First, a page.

Wall Street is giving outrageous a bad name.
We are just 16 months past the Wall Street crash of 2008. Forget profitability – Wall Street firms exist only because they have benefited from trillions of dollars in public supports. These supports extend far beyond the $700 billion for the Troubled Assets Relief Program, commonly referred to as the bank bailout, and are ongoing. The billions that Wall Street is now preparing to pay itself in unconscionable bonuses come, in a very real sense, out of the pockets of We, The People.
The rationale for rescuing the financial sector from itself was never to enable Wall Street executives and traders to pull down eight-figure bonuses. These bonuses do not reflect a return to prudent lending to the real economy, but a return to the worst speculative excesses of the past. We, The People – and our government – do not need to sit idly and watch this Wall Street pillage. Now is the time for the Congress, with White House support, to impose a bonus tax on Wall Street. Public Citizen for months has urged adoption of a Wall Street bonus tax. The United Kingdom has now adopted such a measure, and the idea is quickly gaining support in the United States. Its our money that Wall Street is trying to siphon from the system; our government needs to take it back.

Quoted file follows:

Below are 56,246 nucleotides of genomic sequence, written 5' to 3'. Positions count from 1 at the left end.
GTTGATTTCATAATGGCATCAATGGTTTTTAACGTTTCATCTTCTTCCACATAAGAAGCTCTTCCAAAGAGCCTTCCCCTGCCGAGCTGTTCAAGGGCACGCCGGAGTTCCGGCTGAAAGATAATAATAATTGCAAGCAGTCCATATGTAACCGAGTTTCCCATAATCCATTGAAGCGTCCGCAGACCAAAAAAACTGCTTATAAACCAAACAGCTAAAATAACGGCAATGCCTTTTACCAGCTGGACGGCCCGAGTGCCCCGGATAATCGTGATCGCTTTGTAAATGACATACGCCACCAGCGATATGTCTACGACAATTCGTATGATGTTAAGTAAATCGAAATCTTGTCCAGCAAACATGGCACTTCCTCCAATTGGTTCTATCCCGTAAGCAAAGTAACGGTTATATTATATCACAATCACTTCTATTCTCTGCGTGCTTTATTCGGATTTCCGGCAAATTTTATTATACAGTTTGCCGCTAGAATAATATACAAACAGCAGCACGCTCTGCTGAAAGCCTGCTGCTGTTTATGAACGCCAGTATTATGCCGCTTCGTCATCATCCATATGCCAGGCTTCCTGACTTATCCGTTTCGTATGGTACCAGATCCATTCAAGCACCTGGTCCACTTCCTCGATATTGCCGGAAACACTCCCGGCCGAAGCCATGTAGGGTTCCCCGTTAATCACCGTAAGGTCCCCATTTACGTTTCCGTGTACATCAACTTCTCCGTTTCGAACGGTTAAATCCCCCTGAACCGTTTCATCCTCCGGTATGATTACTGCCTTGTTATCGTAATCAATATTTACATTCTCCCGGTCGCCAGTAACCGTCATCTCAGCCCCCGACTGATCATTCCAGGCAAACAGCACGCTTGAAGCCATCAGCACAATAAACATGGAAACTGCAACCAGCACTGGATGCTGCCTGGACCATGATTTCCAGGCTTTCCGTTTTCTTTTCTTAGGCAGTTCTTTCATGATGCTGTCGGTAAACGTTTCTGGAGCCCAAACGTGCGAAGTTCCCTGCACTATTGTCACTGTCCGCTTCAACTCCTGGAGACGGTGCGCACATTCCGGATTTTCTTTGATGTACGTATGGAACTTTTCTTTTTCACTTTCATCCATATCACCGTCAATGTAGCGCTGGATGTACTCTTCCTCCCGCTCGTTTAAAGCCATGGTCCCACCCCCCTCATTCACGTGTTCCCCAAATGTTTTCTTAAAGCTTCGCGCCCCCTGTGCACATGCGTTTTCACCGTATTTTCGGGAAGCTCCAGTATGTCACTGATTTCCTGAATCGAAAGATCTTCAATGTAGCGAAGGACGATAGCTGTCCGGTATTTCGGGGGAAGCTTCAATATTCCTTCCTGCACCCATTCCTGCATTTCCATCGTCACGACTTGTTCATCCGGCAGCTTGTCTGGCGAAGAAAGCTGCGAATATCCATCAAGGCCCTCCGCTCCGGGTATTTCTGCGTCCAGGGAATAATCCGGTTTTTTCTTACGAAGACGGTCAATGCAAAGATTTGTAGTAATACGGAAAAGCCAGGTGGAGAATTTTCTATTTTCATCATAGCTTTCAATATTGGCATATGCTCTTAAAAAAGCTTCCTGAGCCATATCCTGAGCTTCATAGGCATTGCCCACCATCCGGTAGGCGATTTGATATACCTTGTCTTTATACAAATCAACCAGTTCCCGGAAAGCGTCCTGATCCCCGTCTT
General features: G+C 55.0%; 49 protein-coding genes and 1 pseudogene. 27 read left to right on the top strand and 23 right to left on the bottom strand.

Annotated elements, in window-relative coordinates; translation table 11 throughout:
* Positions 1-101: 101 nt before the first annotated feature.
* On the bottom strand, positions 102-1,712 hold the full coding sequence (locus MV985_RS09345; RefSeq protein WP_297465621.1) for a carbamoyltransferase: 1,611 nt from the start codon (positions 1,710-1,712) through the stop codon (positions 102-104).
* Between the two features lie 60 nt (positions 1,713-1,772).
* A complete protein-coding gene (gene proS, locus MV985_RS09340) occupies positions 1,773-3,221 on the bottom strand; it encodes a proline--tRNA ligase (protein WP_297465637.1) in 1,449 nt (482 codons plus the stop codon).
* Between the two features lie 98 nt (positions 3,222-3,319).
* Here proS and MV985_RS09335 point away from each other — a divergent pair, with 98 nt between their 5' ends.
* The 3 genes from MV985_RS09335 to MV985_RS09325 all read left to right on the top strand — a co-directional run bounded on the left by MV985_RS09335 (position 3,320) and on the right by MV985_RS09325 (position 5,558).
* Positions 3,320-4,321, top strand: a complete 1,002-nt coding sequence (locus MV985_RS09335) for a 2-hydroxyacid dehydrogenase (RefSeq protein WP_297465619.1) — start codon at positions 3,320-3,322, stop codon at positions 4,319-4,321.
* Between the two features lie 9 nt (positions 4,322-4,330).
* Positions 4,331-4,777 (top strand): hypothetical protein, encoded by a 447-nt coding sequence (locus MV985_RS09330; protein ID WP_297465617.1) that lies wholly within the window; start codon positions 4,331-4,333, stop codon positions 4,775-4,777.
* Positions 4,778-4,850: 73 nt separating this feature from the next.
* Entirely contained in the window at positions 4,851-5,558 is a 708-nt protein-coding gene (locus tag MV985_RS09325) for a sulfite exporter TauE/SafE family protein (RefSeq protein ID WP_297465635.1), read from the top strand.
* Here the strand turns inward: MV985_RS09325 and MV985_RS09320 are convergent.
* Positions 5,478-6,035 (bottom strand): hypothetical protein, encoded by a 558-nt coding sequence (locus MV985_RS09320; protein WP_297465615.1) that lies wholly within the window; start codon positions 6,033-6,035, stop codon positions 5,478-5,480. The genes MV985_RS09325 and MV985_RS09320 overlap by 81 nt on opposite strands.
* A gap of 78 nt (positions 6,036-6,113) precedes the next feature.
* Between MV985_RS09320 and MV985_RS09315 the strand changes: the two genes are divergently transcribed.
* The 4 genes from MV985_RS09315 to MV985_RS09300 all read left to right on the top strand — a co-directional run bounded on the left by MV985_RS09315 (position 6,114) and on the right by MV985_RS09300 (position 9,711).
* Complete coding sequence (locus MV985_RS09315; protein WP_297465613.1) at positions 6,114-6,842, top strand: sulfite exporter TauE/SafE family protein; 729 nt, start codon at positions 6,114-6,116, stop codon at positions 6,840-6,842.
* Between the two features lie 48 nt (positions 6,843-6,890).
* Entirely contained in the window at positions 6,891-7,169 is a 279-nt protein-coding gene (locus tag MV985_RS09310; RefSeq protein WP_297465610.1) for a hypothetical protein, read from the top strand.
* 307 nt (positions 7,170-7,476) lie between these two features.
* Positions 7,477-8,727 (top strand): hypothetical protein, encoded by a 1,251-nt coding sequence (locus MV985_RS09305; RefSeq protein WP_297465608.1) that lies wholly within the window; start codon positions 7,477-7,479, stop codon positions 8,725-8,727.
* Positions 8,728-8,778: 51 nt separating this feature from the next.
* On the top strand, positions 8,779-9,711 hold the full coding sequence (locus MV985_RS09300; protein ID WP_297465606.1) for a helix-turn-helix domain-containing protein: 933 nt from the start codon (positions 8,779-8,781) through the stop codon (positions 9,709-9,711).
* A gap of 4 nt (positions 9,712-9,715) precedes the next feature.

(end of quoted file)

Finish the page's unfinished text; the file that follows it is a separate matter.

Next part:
A bonus tax is only the first step in reforming Wall Street pay abuses, and pay reform is only one component of needed financial regulatory reform. Wall Streets readiness to pay itself outlandish bonuses underscores the need for very aggressive reform measures. This industry, above all, is one that cannot regulate or restrain itself. Left to its own devices – as it was throughout the previous decade – it will return to exactly the same destructive practices that have drained the public treasury, led to millions of foreclosures and thrown the economy into a tailspin.
Robert Weissman is president of Public Citizen.